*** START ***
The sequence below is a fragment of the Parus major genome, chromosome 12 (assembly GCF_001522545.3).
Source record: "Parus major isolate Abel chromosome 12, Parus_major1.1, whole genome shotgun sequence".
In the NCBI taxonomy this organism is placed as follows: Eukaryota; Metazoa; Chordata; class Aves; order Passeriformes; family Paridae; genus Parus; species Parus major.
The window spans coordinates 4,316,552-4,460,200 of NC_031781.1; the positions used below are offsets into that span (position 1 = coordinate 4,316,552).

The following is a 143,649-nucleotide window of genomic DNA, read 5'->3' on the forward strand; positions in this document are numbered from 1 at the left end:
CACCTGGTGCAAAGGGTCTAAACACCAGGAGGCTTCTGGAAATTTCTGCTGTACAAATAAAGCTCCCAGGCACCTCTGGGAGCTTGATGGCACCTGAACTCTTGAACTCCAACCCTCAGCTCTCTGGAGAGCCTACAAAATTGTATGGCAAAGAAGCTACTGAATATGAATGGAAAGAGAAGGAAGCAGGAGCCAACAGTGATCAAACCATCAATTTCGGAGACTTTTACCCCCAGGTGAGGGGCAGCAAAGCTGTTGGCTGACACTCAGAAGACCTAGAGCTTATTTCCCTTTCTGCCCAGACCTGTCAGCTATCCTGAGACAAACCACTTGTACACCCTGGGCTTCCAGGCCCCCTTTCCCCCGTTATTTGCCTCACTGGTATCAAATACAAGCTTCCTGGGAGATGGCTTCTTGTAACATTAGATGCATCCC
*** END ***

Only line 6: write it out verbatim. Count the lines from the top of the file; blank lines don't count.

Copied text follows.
CACCTGGTGCAAAGGGTCTAAACACCAGGAGGCTTCTGGAAATTTCTGCTGTACAAATAAAGCTCCCAGGCACCTCTGGGAGCTTGATGGCACCTGAACTCTTGAACTCCAACCCTCAGCTCTCTGGAGAGCCTACAAAATTGTATGGCAAAGAAGCTACTGAATATGAATGGAAAGAGAAGGAAGCAGGAGCCAACAGTGATCAAACCATCAATTTCGGAGACTTTTACCCCCAGGTGAGGGGCAGCAAAGCTGTTGGCTGACACTCAGAAGACCTAGAGCTTATTTCCCTTTCTGCCCAGACCTGTCAGCTATCCTGAGACAAACCACTTGTACACCCTGGGCTTCCAGGCCCCCTTTCCCCCGTTATTTGCCTCACTGGTATCAAATACAAGCTTCCTGGGAGATGGCTTCTTGTAACATTAGATGCATCCC